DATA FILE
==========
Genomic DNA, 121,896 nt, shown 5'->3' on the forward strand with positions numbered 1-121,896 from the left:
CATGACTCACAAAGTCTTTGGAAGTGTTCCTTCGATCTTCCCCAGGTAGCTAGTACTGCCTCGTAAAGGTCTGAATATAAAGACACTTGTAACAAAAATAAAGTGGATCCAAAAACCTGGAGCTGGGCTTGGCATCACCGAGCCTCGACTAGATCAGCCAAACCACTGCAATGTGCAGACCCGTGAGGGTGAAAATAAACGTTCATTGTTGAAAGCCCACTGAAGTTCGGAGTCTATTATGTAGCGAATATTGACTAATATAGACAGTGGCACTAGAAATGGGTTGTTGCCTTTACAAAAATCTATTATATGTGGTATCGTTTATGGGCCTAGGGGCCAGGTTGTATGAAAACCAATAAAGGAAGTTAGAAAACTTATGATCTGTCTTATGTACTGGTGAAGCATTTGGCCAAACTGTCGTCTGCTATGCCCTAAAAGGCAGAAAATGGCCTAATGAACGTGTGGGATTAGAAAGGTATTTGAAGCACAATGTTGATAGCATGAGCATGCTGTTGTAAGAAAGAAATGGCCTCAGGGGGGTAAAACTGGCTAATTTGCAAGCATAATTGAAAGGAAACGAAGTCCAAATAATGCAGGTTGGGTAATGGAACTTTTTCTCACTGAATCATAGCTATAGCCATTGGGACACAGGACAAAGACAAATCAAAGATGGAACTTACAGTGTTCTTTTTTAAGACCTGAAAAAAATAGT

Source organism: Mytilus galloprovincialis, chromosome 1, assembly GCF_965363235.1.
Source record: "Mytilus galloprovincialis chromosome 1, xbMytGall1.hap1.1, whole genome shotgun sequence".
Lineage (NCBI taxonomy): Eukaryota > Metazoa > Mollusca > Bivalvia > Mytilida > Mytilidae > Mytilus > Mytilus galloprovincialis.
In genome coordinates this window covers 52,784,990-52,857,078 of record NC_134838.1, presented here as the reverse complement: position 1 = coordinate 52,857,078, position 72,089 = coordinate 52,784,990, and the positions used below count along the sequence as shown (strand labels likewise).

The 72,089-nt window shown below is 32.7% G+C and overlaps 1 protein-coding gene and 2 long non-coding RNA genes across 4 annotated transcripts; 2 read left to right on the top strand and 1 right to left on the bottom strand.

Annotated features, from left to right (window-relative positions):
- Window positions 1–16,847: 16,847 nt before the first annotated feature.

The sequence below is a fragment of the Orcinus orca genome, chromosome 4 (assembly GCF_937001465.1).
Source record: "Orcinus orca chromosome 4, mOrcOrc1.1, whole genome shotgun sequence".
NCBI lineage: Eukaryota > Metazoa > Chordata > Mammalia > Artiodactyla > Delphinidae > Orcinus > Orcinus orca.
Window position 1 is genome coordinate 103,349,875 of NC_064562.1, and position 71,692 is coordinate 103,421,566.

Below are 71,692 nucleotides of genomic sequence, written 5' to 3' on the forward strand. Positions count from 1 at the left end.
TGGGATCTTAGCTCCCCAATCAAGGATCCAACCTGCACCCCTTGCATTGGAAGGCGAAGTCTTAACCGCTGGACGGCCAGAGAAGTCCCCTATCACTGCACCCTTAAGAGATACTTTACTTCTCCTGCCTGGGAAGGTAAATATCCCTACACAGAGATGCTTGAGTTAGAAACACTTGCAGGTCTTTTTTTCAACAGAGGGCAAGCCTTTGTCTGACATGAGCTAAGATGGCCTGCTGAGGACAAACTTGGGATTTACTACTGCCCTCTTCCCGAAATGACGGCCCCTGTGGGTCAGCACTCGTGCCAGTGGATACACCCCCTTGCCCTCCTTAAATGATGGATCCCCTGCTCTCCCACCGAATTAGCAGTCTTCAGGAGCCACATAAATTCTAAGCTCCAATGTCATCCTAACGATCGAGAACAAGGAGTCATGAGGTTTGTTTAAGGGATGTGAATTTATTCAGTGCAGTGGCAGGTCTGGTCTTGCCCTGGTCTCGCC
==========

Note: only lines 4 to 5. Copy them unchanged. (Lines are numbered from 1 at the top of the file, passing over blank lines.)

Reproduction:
Source record: "Mytilus galloprovincialis chromosome 1, xbMytGall1.hap1.1, whole genome shotgun sequence".
Lineage (NCBI taxonomy): Eukaryota > Metazoa > Mollusca > Bivalvia > Mytilida > Mytilidae > Mytilus > Mytilus galloprovincialis.